The Kurds, who have imprisoned between 800 and 2,000 foreign fighters, are also eager to get rid of them. In 2017 and 2018, the US sent at least 30 foreign fighters to Iraq for trial. France recently instructed the SDF to transfer more than a dozen of its citizens to Iraq where they are given summary trials and sentenced to long terms of imprisonment or death.  

Human Rights Watch has criticized France and other countries which are, it says, “outsourcing management” of their citizens to “abusive justice systems.” While some of these men never entered Iraq, Baghdad regards them as subject to its legal system because they joined Daesh which formerly ruled large swathes of both Iraq and Syria and committed terrible crimes during this time.  

Iraq also contends that it handles their cases as best it can because of the thousands of suspects it has in its custody and the scarce resources at the disposal of its police and judiciary.

UN special rapporteur for human rights Fonnuala Ni Aolain was sharply critical of this practice.

“The sub-contraction of trials… to an ill-resourced, under-funded, ill-equipped criminal justice system in Iraq can only be described as an abrogation of responsibility.”

She is absolutely right. Governments across the world abrogated responsibility when they failed to keep track of citizens who were being radicalised by Daesh, al-Qaeda and affiliated groups which fought in Iraq and Syria and whose members are now imprisoned in both these countries or elsewhere or who have fanned out across Africa and Asia.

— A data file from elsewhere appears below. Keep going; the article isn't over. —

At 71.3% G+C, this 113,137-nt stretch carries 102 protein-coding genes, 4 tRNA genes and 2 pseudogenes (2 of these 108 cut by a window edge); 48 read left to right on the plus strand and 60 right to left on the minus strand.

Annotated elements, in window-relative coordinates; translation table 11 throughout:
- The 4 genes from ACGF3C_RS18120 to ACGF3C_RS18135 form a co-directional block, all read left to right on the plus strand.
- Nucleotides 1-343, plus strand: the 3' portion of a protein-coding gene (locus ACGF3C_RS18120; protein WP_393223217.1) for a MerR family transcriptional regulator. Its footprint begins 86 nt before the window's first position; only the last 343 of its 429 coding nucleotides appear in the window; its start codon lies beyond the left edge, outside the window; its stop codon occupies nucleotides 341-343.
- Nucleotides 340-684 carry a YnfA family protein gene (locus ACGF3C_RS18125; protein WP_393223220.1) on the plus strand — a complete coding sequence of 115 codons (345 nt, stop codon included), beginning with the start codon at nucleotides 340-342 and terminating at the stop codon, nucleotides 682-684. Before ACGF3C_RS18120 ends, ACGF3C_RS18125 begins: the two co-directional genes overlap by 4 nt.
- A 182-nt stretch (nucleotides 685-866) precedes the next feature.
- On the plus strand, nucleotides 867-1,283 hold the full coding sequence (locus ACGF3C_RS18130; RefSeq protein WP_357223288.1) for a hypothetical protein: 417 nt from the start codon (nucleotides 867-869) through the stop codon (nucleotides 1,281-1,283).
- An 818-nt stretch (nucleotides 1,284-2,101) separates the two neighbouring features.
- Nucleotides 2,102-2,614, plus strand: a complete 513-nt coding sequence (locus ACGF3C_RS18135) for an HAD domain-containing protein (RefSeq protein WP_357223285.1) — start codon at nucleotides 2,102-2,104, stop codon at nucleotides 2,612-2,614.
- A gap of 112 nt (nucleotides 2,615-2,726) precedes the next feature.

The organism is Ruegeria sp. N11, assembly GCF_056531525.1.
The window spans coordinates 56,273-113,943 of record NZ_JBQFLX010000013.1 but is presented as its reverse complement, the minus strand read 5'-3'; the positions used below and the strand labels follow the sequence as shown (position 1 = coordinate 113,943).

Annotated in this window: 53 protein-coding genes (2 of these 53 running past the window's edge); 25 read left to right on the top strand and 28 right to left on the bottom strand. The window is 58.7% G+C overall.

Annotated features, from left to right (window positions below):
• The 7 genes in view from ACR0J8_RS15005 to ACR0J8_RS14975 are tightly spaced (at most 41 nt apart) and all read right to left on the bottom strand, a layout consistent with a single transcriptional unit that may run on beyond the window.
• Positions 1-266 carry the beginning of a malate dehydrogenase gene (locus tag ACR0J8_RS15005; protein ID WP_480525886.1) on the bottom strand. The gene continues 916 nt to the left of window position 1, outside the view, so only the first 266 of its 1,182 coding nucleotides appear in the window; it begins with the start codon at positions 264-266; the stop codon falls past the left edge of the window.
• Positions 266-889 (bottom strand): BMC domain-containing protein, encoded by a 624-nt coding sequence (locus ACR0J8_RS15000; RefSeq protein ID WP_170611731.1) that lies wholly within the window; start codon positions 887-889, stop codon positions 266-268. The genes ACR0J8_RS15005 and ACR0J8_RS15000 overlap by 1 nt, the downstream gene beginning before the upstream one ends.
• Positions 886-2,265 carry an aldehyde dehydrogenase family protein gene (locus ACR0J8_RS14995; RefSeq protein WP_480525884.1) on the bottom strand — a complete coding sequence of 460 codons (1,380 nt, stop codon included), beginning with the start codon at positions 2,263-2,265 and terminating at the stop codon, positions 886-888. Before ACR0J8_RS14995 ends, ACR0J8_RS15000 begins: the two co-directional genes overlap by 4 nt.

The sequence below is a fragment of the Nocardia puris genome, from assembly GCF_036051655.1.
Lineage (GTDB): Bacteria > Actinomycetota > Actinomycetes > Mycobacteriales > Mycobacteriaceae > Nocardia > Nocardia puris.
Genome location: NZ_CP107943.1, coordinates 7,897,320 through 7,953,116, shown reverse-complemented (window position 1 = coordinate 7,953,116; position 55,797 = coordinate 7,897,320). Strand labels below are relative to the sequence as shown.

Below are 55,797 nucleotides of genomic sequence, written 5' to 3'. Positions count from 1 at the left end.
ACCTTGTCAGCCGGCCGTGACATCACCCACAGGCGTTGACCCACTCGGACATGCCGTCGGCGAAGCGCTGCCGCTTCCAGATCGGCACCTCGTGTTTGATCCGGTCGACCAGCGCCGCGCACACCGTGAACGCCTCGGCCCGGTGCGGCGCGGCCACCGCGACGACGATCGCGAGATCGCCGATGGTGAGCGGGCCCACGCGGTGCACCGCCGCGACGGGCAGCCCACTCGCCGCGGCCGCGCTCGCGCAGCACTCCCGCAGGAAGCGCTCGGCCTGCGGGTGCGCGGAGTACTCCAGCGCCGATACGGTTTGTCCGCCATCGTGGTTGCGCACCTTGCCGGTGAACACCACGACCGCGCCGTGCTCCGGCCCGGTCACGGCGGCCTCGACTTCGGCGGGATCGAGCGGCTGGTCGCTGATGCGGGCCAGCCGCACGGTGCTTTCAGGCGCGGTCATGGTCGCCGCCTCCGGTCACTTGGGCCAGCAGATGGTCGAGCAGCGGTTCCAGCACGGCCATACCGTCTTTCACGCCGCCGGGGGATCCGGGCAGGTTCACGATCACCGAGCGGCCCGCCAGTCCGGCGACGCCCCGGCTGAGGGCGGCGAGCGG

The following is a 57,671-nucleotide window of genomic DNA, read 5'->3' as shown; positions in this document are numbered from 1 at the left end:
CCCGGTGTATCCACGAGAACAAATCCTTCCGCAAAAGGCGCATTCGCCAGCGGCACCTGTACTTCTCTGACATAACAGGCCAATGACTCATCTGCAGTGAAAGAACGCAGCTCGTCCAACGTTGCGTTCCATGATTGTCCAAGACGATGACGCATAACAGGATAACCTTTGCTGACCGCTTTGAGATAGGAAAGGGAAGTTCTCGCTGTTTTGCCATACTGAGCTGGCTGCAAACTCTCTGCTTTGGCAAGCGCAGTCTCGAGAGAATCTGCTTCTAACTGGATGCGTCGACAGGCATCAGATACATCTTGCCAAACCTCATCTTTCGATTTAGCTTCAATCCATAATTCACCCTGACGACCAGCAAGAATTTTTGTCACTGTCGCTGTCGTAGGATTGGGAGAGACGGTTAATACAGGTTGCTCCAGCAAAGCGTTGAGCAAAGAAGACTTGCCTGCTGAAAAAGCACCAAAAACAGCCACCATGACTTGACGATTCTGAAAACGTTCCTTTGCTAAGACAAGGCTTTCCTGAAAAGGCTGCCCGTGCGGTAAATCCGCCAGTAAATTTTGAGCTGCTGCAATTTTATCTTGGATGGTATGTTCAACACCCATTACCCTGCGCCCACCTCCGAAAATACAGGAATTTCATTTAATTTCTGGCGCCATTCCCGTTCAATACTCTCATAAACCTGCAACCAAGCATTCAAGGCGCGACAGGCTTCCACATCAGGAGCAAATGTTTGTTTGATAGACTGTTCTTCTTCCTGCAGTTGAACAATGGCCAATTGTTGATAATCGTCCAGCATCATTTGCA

Sirte in Libya has become Daesh’s third capital while the main faction of Boko Haram, which  has sworn allegiance to Daesh, holds vast tracts of territory in northern Nigeria. The island of Mindanao in the Philippines has become a base for Daesh activity.

Russia was the first to arrange the return of women and children among the 4,500 citizens of the Muslim republics in the Caucasus who migrated to Syria and Iraq.  So far only 200 have been repatriated but Moscow claims it is paving the way for mass returns.  

An estimated 1,400 children from the Caucasus remain in the camps. Moscow’s ally, Chechen leader Ramzan Kadyrov, has vowed to repatriate all children of Chechens who fought for Daesh in Iraq and Syria. The Russian foreign ministry has criticised Western countries for their refusal to follow this example.